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"The shot was one in a million."
That's a quote from a new "exclusive" from Patrick Williams in the UK's Daily Star, published Monday with the headline SAS sniper's 'one in a million' shot slays ISIS chief.
But it's only one among many seemingly "one in a million" stories written by Williams at The Star, offering apparent insight into the secretive British Army special forces unit known as the Special Air Service.
And I'm not calling all of the stories bullshit, but they certainly sound a lot like bullshit.
Let's take the aforementioned article, which starts out just like the at least dozen others written by Williams going back to 2015. Here's the basic gist: An SAS sniper fired a single round in total darkness at an ISIS commander using a thermal scope, scoring a headshot at just shy of a one-mile range with only a 15-second window of opportunity.
Deeper in the story, we learn that the target was also moving, since the "turban-wearing figure" had just gotten out of the car and was headed into the house the SAS was supposedly watching.
Is your bullshit detector going off? Because mine is.
Now, I admit, it's a bit of strange thing to do, debunking improbable stories posted by a tabloid that's the British equivalent of The National Enquirer. But a much stranger thing happens when these stories get posted, which makes this column worthwhile: They are often treated as gospel and passed around in the American mainstream media, from Fox News to Business Insider, and then further perpetuated by a number of blogs. If you happen to have a lot of military friends on Facebook like I do, you'll see these shared constantly soon after publication — and they all seem to follow a basic template.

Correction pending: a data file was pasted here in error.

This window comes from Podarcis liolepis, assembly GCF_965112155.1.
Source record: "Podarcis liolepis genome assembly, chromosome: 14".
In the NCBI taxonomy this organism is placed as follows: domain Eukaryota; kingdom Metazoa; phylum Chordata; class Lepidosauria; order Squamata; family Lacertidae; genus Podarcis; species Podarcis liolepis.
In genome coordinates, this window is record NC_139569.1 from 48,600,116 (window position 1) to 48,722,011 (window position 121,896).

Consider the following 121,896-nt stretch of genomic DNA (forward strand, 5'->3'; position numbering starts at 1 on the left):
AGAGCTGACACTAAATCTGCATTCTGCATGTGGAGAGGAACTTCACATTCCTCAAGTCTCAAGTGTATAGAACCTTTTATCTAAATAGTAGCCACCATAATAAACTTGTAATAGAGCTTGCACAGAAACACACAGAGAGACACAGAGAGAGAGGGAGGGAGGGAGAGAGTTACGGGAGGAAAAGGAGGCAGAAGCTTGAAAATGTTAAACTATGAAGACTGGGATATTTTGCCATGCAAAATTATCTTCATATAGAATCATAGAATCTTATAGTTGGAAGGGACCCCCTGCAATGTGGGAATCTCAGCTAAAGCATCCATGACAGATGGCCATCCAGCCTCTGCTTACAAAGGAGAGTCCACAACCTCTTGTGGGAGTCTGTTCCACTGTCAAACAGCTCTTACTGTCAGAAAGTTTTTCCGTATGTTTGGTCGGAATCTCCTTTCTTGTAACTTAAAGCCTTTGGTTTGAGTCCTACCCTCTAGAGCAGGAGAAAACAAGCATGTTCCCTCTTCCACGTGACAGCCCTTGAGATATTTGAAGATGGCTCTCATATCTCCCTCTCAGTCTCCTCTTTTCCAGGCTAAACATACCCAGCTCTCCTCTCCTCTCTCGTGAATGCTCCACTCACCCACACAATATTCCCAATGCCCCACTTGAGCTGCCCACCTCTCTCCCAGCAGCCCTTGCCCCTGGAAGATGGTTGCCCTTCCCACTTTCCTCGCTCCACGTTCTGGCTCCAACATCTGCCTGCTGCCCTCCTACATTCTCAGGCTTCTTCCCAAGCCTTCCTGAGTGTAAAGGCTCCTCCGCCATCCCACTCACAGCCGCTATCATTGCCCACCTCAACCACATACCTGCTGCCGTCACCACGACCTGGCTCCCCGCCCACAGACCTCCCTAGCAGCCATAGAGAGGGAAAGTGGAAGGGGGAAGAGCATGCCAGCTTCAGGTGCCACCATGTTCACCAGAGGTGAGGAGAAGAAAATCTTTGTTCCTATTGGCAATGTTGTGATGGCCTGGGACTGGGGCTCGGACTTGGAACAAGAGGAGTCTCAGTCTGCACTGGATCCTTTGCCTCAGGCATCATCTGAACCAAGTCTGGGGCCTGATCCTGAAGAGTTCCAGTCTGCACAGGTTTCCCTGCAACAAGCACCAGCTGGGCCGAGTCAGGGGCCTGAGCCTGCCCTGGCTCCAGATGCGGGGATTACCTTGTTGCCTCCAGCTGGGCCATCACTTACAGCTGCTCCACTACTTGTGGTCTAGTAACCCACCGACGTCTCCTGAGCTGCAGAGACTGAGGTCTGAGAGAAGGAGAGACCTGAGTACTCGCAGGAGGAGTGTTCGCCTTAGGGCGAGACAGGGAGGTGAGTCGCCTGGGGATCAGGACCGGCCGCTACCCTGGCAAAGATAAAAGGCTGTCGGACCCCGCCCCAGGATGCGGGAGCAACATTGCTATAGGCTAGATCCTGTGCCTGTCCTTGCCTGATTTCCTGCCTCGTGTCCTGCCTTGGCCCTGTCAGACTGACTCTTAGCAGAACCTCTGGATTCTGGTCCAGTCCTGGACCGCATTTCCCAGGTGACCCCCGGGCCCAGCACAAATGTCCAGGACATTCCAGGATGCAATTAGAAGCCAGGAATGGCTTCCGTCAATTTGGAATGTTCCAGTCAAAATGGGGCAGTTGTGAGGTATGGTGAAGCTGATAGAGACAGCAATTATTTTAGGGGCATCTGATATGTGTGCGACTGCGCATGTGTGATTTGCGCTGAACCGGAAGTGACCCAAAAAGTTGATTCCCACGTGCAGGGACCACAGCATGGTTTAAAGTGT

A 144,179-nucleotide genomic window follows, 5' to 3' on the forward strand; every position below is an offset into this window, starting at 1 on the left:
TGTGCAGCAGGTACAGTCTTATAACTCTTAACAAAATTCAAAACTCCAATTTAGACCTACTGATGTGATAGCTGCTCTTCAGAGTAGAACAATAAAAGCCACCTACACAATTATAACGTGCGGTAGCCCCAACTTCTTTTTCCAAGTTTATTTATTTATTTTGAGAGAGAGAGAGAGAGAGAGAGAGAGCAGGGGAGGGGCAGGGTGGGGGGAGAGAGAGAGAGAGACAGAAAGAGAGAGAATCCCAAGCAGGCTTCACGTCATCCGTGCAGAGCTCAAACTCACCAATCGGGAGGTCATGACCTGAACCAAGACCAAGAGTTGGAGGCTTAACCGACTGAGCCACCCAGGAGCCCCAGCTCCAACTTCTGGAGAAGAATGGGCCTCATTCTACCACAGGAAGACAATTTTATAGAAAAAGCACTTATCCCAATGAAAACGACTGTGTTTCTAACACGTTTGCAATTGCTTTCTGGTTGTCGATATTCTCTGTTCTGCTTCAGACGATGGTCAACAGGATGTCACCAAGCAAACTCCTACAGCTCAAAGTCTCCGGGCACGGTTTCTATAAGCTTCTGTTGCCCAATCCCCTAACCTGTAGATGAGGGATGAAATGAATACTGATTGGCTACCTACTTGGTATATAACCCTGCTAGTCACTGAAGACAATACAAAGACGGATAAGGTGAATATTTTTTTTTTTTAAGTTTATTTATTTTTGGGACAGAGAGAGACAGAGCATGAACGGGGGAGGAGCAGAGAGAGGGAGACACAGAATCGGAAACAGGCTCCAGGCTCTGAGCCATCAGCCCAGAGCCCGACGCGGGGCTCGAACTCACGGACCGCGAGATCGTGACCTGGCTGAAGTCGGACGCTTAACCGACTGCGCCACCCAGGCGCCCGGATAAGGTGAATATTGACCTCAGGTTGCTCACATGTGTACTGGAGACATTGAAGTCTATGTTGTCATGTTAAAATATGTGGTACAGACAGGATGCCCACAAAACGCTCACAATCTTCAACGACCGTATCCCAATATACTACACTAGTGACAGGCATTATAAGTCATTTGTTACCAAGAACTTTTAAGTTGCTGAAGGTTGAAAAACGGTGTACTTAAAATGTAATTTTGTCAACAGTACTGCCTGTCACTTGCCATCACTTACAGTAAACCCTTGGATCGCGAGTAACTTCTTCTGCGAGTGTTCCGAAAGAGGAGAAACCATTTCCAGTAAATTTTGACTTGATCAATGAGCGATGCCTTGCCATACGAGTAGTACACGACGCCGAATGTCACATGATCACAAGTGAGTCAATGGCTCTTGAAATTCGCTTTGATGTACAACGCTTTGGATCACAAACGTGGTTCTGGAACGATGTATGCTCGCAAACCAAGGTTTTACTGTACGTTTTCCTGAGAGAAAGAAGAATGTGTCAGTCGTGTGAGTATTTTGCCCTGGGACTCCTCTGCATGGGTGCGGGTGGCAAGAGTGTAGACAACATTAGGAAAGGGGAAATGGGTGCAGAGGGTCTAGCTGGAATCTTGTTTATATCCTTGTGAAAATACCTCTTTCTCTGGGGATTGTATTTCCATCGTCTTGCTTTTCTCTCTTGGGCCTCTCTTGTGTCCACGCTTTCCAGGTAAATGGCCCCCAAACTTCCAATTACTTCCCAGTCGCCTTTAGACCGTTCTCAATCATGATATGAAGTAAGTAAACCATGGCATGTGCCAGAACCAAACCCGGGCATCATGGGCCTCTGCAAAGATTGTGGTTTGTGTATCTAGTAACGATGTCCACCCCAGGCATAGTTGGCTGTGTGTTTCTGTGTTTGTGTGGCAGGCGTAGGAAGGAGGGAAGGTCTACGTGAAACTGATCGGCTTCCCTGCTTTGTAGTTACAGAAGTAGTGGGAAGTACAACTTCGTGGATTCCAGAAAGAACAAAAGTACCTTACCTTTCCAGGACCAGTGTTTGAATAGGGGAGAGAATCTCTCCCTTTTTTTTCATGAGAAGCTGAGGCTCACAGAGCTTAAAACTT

First, the headlines, which are flashy and click-baity in style. Like this:
- EXCLUSIVE: SAS sniper took out Islamic State thug to save boy and dad (August 2015)
- SAS hero saves hundreds after killing two ISIS car bombers with one shot (June 2016)
- SAS sniper hero takes out four ISIS terror nuts in ONE go (Sep. 2016)
- Hero SAS sniper racks up his 100th ISIS KILL after UK DRONE-BOMBS compound (Dec. 2016)
- SAS heroes foil jihadi bomb plot by urinating in fuel tank (Feb. 2017)
- Heroic SAS kill ISIS leader and save 12 children from 'suicide bomber factory' (March 2017)
Second, there are the seemingly-crazy claims given in the stories, such as:
- In Syria in July 2015, a SAS sniper allegedly shot and killed 4 ISIS members, including one with a headshot, from more than half-a-mile away mere seconds before they were to execute a father and an 8-year-old boy.
- Two SAS snipers pulled off a similar feat in Iraq in July 2017, only this time they shot and killed 15 ISIS fighters right before they were going to decapitate a family of 8, at the same range as before.
- Or in Libya, a SAS sniper shot and killed the driver and the passenger of a moving suicide car bomb with a single shot from more than half-a-mile away.
- In northern Iraq in July 2017, a small SAS team surrounded by up to 50 ISIS militants, running low on ammo, decided to "go out" fighting, fixing bayonets and using knives to charge at the fighters. One SAS trooper supposedly drowned an ISIS member in a puddle of mud while others fought like "crazed warriors." While the entire team was wounded, none were killed.